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What is the definition of disability under the ADA?
The Americans with Disabilities Act (ADA) became law in 1990. The ADA Compliance is a civil rights law that prohibits discrimination against individuals with disabilities in all areas of public life, including jobs, schools, transportation, and all public and private places that are open to the general public. The purpose of the law is to make sure that people with disabilities have the same rights and opportunities as everyone else. The ADA gives civil rights protections to individuals with disabilities similar to those provided to individuals on the basis of race, color, sex, national origin, age, and religion. It guarantees equal opportunity for individuals with disabilities in public accommodations, employment, transportation, state and local government services, and telecommunications. The ADA is divided into five titles (or sections) that relate to different areas of public life.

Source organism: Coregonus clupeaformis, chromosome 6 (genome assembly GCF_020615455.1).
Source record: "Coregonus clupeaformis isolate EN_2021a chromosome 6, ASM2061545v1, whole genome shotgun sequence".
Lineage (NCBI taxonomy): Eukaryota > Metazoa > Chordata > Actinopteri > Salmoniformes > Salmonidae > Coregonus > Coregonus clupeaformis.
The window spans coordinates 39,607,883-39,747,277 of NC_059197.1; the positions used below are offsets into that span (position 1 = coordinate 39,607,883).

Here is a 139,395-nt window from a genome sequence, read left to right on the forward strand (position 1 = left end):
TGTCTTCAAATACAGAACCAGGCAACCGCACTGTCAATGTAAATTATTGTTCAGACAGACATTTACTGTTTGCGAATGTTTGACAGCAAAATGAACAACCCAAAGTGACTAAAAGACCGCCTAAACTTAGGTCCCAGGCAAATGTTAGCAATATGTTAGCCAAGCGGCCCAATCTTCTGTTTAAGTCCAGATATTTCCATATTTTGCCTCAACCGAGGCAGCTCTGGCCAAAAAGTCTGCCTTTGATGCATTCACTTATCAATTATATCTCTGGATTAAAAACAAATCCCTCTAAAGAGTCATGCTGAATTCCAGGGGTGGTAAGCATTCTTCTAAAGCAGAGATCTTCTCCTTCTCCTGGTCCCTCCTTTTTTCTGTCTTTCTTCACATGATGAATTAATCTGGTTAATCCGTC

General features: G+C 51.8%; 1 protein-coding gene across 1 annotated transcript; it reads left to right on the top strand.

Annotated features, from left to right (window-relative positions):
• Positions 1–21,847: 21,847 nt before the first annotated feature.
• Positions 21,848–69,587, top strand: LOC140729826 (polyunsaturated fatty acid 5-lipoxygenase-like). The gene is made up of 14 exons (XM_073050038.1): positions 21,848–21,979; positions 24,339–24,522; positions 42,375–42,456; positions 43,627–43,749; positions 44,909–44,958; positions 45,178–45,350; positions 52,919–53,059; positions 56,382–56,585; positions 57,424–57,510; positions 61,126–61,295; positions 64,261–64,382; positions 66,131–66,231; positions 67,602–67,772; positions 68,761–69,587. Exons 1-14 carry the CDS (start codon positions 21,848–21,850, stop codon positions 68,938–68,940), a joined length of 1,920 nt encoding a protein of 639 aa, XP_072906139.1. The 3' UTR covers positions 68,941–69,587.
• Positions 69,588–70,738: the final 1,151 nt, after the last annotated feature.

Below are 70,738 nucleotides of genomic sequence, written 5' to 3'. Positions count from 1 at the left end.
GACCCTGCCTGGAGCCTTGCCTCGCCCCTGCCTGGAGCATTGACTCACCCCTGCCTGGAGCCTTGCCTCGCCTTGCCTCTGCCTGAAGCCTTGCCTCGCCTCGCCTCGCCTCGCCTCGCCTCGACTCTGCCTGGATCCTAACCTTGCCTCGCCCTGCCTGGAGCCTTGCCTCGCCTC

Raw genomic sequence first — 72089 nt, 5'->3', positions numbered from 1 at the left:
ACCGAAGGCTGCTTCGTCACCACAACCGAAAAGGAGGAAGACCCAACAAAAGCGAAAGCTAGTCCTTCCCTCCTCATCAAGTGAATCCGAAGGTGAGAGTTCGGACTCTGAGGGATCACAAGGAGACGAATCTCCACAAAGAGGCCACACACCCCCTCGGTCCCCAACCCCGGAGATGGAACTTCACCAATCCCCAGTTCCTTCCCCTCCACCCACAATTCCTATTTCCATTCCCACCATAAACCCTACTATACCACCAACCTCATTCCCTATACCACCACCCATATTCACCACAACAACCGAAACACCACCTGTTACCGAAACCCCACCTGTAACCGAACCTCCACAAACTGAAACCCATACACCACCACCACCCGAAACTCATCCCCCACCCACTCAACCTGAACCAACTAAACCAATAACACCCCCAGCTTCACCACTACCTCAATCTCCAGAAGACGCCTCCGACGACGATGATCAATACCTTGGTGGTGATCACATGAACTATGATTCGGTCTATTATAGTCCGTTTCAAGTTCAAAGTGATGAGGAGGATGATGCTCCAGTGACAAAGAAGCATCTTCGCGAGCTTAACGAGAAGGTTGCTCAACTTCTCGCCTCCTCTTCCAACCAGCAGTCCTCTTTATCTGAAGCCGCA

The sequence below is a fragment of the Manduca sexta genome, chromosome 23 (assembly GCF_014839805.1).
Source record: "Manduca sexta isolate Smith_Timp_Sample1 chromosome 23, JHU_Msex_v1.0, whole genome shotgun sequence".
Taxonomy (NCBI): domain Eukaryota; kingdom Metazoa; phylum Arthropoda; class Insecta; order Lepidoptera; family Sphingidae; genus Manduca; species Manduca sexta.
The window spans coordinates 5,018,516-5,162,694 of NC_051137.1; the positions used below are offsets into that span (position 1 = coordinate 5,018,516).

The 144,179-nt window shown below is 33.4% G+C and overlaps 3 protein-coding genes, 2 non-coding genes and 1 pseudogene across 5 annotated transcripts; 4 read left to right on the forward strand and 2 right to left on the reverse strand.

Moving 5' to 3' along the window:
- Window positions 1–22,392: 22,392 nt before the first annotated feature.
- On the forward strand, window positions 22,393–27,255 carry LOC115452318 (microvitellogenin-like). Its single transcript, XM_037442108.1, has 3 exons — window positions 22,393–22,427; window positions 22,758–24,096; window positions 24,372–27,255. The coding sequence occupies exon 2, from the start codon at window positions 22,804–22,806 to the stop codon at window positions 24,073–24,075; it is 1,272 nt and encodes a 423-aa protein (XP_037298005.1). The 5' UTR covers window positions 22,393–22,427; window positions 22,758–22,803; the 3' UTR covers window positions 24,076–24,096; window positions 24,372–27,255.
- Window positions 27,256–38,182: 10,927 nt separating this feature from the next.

In 2008, the Americans with Disabilities Act Amendments Act (ADAAA) was signed into law and became effective on January 1, 2009. The ADAAA made a number of significant changes to the definition of "disability". The changes in the definition of disability in the ADAAA apply to all titles of the ADA, including Title I (employment practices of private employers with 15 or more employees, state and local governments, employment agencies, labor unions, agents of the employer and joint management labor committees); Title II (programs and activities of state and local government entities); and Title III (private entities that are considered places of public accommodation).
It is important to remember that in the context of the ADA, "disability" is a legal term rather than a medical one. Because it has a legal definition, the ADA`s definition of disability is different from how disability is defined under some other laws, such as for Social Security Disability related benefits.
The ADA defines a person with a disability as a person who has a physical or mental impairment that substantially limits one or more major life activity. This includes people who have a record of such impairment, even if they do not currently have a disability. It also includes individuals who do not have a disability but are regarded as having a disability. The ADA also makes it unlawful to discriminate against a person based on that person`s association with a person with a disability.
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